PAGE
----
If the user clicks Quit we call QDataWidgetMapper.submit(), which writes the current record back to the underlying model, and then we close the window.

def saveRecord(self, where):

row = self.mapper.currentIndex() self.mapper.submit() if where == PhoneLogDlg.FIRST: row = 0

elif where == PhoneLogDlg.PREV:

row = 0 if row <= 1 else row - 1 elif where == PhoneLogDlg.NEXT: row += 1

if row >= self.model.rowCount(): row = self.model.rowCount() - 1 elif where == PhoneLogDlg.LAST:

row = self.model.rowCount() - 1 self.mapper.setCurrentIndex(row)

If the user navigates, we must remember the current row, since it is forgotten after calling submit(). Then, after saving the current record, we set the row to be the one appropriate for the navigation the user requested (but kept within bounds), and then use setCurrentIndex() to move to the appropriate record.

def addRecord(self):

row = self.model.rowCount()




now = QDateTime.currentDateTime()




We have chosen to always add new records at the end. To do this we find the row after the last one, save the current record, and then insert a new record at the last row in the model. Then we set the mapper's current index to the new row, initialize a couple of fields, and give the caller field the focus, ready for the user to start typing.

def deleteRecord(self):

caller = self.callerEdit.text()

starttime = self.startDateTime.dateTime().toString(


if QMessageBox.question(self, QString("Delete"),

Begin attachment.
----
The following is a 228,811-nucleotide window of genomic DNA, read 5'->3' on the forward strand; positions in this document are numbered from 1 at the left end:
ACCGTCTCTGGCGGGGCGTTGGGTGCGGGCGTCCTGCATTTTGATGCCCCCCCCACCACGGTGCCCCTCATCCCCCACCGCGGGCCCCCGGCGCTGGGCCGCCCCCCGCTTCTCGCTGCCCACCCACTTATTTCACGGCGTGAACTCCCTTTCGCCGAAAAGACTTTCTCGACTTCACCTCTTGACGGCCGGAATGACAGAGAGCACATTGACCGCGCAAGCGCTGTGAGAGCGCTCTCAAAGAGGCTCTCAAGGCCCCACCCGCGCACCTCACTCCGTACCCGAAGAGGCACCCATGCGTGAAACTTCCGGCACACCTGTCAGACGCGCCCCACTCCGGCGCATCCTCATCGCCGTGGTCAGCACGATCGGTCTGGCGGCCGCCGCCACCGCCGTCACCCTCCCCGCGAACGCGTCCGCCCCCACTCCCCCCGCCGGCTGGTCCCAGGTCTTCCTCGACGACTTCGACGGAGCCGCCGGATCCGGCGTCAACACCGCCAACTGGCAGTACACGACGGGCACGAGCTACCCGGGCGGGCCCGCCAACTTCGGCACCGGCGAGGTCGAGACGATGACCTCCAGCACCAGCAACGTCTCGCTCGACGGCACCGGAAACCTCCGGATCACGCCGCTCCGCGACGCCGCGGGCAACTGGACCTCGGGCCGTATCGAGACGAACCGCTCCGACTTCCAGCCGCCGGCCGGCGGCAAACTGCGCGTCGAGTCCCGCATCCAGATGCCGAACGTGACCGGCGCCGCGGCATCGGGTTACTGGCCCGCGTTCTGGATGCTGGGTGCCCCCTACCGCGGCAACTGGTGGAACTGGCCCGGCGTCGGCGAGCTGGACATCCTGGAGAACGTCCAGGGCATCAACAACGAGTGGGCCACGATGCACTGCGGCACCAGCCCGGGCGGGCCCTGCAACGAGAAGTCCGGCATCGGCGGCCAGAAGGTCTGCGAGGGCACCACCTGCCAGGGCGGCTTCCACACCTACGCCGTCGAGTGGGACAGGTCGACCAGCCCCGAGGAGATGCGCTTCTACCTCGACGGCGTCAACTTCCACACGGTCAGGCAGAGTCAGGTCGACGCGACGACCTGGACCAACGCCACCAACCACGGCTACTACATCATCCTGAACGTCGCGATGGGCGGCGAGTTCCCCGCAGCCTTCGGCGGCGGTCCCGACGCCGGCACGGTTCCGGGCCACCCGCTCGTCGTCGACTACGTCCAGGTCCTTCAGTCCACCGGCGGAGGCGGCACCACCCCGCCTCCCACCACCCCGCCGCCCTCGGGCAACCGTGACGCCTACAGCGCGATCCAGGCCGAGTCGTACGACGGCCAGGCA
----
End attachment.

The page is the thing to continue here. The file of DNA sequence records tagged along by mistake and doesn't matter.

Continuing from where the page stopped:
QString("Delete call made by<br>%1 on %2?") \ .arg(caller).arg(starttime), QMessageBox.Yes|QMessageBox.No) == QMessageBox.No: return row = self.mapper.currentIndex() self.model.removeRow(row) self.model.submitAll() if row + 1 >= self.model.rowCount(): row = self.model.rowCount() - 1 self.mapper.setCurrentIndex(row)

If the user clicks Delete we pick out some information from the current record and use it when we ask the user to confirm the deletion. If they confirm, we retrieve the current row, remove the row from the model, and call submitAll() to force the model to write back the change to the underlying data source (in this case the database). Then we finish up by navigating to the next record.

We have used submitAll() because we have performed the deletion on the model, not the mapper, and for databases we must confirm changes to the model by calling this method unless the view (or data widget mapper) has been set to automatically submit. The data widget mapper's API does not allow us to add or delete records, only edit existing ones, and for this reason, we must add or delete records using the underlying model.